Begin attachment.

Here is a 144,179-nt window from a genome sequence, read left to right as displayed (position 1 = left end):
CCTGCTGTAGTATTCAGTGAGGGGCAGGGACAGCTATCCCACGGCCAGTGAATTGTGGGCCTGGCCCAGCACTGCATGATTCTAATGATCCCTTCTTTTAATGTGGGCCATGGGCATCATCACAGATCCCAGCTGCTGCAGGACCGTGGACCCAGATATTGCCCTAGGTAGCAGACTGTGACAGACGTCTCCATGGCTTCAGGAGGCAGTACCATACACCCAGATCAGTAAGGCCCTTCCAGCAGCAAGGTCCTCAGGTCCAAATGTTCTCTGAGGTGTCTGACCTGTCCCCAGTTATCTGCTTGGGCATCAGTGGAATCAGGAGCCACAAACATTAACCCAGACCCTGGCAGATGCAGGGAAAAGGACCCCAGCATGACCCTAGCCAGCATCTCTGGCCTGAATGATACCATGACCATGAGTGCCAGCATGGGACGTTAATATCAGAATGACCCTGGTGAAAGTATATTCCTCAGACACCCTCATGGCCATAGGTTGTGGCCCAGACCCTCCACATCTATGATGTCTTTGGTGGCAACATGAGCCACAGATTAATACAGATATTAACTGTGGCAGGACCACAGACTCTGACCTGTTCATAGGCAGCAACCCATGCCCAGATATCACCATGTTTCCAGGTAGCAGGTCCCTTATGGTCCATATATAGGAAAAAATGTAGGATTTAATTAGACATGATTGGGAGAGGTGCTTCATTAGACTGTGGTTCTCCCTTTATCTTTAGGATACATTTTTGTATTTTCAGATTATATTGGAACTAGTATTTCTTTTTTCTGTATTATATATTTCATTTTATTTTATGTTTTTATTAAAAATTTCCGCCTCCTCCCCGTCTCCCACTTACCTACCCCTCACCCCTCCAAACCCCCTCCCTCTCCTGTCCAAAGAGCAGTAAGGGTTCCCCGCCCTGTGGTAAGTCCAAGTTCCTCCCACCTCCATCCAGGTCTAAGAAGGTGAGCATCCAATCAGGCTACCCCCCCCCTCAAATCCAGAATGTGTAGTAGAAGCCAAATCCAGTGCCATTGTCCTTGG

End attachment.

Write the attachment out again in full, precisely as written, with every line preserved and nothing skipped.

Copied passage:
Here is a 144,179-nt window from a genome sequence, read left to right as displayed (position 1 = left end):
CCTGCTGTAGTATTCAGTGAGGGGCAGGGACAGCTATCCCACGGCCAGTGAATTGTGGGCCTGGCCCAGCACTGCATGATTCTAATGATCCCTTCTTTTAATGTGGGCCATGGGCATCATCACAGATCCCAGCTGCTGCAGGACCGTGGACCCAGATATTGCCCTAGGTAGCAGACTGTGACAGACGTCTCCATGGCTTCAGGAGGCAGTACCATACACCCAGATCAGTAAGGCCCTTCCAGCAGCAAGGTCCTCAGGTCCAAATGTTCTCTGAGGTGTCTGACCTGTCCCCAGTTATCTGCTTGGGCATCAGTGGAATCAGGAGCCACAAACATTAACCCAGACCCTGGCAGATGCAGGGAAAAGGACCCCAGCATGACCCTAGCCAGCATCTCTGGCCTGAATGATACCATGACCATGAGTGCCAGCATGGGACGTTAATATCAGAATGACCCTGGTGAAAGTATATTCCTCAGACACCCTCATGGCCATAGGTTGTGGCCCAGACCCTCCACATCTATGATGTCTTTGGTGGCAACATGAGCCACAGATTAATACAGATATTAACTGTGGCAGGACCACAGACTCTGACCTGTTCATAGGCAGCAACCCATGCCCAGATATCACCATGTTTCCAGGTAGCAGGTCCCTTATGGTCCATATATAGGAAAAAATGTAGGATTTAATTAGACATGATTGGGAGAGGTGCTTCATTAGACTGTGGTTCTCCCTTTATCTTTAGGATACATTTTTGTATTTTCAGATTATATTGGAACTAGTATTTCTTTTTTCTGTATTATATATTTCATTTTATTTTATGTTTTTATTAAAAATTTCCGCCTCCTCCCCGTCTCCCACTTACCTACCCCTCACCCCTCCAAACCCCCTCCCTCTCCTGTCCAAAGAGCAGTAAGGGTTCCCCGCCCTGTGGTAAGTCCAAGTTCCTCCCACCTCCATCCAGGTCTAAGAAGGTGAGCATCCAATCAGGCTACCCCCCCCCTCAAATCCAGAATGTGTAGTAGAAGCCAAATCCAGTGCCATTGTCCTTGG